Experimentation on Newborns: Is it Ethical?
News Stories on Human Research Protection and
Commentary by Vera Hassner Sharav
May 13, 2002
The Wall Street Journal reported: "One outrage now before a court has stunned even bioethicists who thought they’d seen it all. In 1985, University of Wisconsin (UW) researchers launched a study to learn whether early diagnosis and treatment of cystic fibrosis helps newborns."
Since the 1970s, a test could identify newborns at risk for cystic fibrosis (CF). UW researchers conducted an experiment randomly assigning babies tested CF-positive to one of two groups: one group received dietary intervention, another group that did not. The WSJ reports that the parents of the CF positive babies who did not receive treatment "weren’t informed of the screening result. If they had told the parents, the scientists reasoned, the parents might have demanded treatment for their kid."
The experiment clearly violates ethical research standards including the obligation to protect the best interest of the individual babies, and the parents’ right to informed consent. Those who defend the experiment demonstrate that they have learned nothing from Tuskegee, nothing from the Willowbrook hepatitis experiments, nothing from the Kennedy Krieger Institute lead poison experiments. The case is before a Court of Appeals.
THE WALL STREET JOURNAL May 3, 2002
By Sharon Begley
Research Involving Tests on Newborns Highlights Need for Stricter Ethics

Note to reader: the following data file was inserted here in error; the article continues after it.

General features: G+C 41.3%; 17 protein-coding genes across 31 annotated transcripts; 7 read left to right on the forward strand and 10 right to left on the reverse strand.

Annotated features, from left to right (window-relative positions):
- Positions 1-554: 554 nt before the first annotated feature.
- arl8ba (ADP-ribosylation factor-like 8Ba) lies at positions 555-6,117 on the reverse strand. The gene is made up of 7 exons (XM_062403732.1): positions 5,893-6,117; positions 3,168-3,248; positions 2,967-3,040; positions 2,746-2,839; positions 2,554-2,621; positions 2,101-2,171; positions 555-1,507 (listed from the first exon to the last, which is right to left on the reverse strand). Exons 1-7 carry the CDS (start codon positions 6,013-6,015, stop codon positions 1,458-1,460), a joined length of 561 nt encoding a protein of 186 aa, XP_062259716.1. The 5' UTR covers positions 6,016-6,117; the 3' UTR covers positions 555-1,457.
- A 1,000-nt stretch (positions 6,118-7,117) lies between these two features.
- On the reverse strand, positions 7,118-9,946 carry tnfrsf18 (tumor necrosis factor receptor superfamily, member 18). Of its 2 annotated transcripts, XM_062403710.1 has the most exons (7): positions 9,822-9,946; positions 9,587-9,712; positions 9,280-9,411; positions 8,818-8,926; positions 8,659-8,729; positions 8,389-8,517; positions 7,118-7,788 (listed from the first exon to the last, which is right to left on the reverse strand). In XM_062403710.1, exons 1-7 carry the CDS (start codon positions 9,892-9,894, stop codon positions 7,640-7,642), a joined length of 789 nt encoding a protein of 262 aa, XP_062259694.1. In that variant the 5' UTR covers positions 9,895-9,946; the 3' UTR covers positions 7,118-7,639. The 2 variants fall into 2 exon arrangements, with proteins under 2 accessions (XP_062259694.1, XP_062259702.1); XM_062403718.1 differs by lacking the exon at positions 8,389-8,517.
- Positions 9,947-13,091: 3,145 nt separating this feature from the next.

It hasn’t been a good time for scientists who experiment on people — or the people they experiment on.
Last summer a 24-year-old died from medication she inhaled in a study at Johns Hopkins University; the federal government briefly suspended many of the school’s human experiments and demanded reforms in how it protects volunteers. In 1999, an 18-year-old died during a gene-therapy trial at the University of Pennsylvania. The government is considering permanently barring the lead researcher, Dr. James Wilson, from human research (Last month, Dr. Wilson announced that he will resign as director of Penn’s gene institute). Also in 1999, the feds shut down human studies at Duke University for six weeks. Every year the National Institutes of Health identifies dozens of violations in human experiments.
One outrage now before a court has stunned even bioethicists who thought they’d seen it all. In 1985, University of Wisconsin researchers launched a study to learn whether early diagnosis and treatment of cystic fibrosis helps newborns. An inherited disease, CF’s defining symptom is the production of thick mucus that hurts respiration and digestion. Half of CF cases are diagnosed by six months of age, 90% by age four. An idea occurred to UW pediatricians Philip Farrell and Norman Fost: Would diet supplements stave off the malnutrition that CF often brings?
Thanks to a blood test developed in the 1970s, doctors could identify newborns at risk for CF. For their study, then, the researchers began screening every newborn in Wisconsin. They randomly assigned each CF-positive baby to one of two groups: a treatment group whose parents were told their baby tested positive and who received dietary intervention, and a control group who received no such help and — here’s where things get ethically dicey — whose parents weren’t informed of the screening result. If they had told the parents, the scientists reasoned, the parents might have demanded treatment for their kid. No more control group.